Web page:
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The fluidity of healthcare

Colin Campbell
by Colin Campbell on 13/03/19 18:00

fluidity of healthcare

Healthcare is messy and the problem is that we try to teach scientists to do healthcare.

If you want to enter medicine or dentistry now the best A Levels you can select are chemistry, biology and maths (my eldest daughter is currently studying these 3 A Levels)

The people who study these are scientists, not artists and not creatives.

Someone who does history and art and English literature is unlikely to pursue a career in dentistry. The difficulty is when the scientist enters dentistry, they expect it to be scientific. They expect to make their decisions based on analytics, on a yes or no, black and white answer (that’s what science is)

They expect to be able to look at a patient and say “Don’t worry, I’ll do this and then the outcome will be that”

What happens when it doesn’t go like that? God knows, all too often, it doesn’t go like that.

John Gibson, now the Dean of Aberdeen Dental School, taught me the lesson when I was a House Officer in Oral Medicine at Glasgow Dental School in 1995, that I had just taken five years to learn the science of dentistry and now it was time to take five years to learn the art.

I remembered that this week as I saw a patient at the practice at 8pm on Friday evening.

It had been a very long week and a very long Friday which started at 7am getting ready to teach a year-long course in implant dentistry. I had introduced the course and had some discussion before popping out for a meeting with the bank about millions of pounds of development funding, followed by 2 hours at my all-day quarterly team meeting and then back to the course. I went back home quickly then off to coach the football team before heading to the practice to see a patient who was in difficulty.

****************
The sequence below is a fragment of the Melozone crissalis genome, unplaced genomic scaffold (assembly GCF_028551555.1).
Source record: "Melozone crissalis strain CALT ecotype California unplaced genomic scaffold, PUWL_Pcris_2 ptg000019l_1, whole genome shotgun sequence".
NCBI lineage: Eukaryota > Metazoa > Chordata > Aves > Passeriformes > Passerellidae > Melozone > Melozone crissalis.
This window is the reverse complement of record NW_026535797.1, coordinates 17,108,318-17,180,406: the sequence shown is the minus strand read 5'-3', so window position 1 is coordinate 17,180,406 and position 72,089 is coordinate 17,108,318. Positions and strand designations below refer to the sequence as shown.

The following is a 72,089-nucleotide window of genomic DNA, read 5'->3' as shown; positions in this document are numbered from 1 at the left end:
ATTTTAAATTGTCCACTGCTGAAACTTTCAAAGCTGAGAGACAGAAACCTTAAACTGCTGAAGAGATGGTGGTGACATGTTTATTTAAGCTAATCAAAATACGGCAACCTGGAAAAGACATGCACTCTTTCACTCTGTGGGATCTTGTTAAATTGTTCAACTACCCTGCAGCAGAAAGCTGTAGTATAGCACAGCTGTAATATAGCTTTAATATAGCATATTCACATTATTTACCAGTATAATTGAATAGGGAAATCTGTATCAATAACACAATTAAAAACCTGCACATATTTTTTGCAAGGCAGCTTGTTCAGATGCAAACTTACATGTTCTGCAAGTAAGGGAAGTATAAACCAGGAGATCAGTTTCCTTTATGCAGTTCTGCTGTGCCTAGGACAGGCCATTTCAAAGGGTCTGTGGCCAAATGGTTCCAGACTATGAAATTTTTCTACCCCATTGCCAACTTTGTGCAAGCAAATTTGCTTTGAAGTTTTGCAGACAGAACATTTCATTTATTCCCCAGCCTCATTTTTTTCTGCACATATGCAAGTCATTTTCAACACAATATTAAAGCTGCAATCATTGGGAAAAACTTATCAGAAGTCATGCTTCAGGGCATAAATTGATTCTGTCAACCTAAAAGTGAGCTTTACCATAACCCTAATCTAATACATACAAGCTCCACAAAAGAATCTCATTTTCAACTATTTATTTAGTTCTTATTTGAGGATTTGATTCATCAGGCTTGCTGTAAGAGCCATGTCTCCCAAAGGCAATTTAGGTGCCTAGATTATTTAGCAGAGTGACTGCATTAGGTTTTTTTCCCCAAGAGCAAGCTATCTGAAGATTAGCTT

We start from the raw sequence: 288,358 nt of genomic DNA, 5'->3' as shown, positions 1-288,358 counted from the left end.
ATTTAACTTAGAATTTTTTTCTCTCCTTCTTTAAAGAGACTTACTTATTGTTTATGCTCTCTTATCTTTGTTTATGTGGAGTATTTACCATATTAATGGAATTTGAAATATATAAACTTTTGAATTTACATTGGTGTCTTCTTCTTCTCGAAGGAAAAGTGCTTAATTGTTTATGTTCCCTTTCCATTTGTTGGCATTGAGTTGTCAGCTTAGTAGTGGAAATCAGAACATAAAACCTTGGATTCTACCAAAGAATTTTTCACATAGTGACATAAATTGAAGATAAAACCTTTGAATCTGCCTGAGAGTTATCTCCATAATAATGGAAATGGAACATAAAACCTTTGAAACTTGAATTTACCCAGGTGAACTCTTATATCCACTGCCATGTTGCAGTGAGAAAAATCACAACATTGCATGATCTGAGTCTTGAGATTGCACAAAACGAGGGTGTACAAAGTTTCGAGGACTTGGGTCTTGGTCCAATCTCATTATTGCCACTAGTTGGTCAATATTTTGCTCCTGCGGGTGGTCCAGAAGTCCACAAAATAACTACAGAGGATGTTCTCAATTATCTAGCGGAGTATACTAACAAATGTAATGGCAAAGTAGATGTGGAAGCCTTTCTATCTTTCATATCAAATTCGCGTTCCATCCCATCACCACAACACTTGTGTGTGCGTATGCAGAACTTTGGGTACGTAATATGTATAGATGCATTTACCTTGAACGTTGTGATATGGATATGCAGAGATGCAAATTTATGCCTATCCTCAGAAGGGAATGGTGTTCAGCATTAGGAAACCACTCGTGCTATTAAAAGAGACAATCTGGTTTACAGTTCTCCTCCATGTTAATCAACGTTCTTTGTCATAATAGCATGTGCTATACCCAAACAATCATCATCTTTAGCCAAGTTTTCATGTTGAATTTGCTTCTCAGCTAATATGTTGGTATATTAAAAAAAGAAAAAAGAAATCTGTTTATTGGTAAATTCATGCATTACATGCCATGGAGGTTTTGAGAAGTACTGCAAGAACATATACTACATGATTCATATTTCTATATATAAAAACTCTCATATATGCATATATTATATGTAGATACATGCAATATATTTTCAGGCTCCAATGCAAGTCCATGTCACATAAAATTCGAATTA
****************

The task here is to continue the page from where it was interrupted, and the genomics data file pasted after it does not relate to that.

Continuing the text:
This patient had two dental implants placed by me some time ago and had elected to leave a tooth in front of this which had previously been root treated for a long time but had an area on the x-ray. I made the decision (in conjunction with others) that it was well left alone as it was a well root treated tooth and was probably just a historical lesion.

Following implant surgery this lady had considerable problems, pain and discomfort. The root was re-root treated by an expert but the pain persisted and the tooth was then extracted.

On Friday at 8pm I saw the patient with a post-operative infection at the extraction site in considerable pain and distress.

Where’s the science in that? There’s no point in me saying to the patient that she’s a statistical anomaly and that it doesn’t fit in with logical scientific thinking for this to happen.

There’s more to it than that.

Medicine and dentistry is messy at times, difficult to rationalise and difficult to account for. Despite the fact that we charge patients for this doesn’t mean it’s forced to go right.

I love the concept of evidence-based practice, I love talking to young graduates or under-graduates about evidence-based practice but equally as important is the discussion about the ethereal nature of healthcare provision and the overall messiness of the provision.

It is for this reason that we must encourage them to investigate the creative side of practice at least as much as the scientific.

 

Blog Post Number: 1944

 

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Colin Campbell
Written by Colin Campbell
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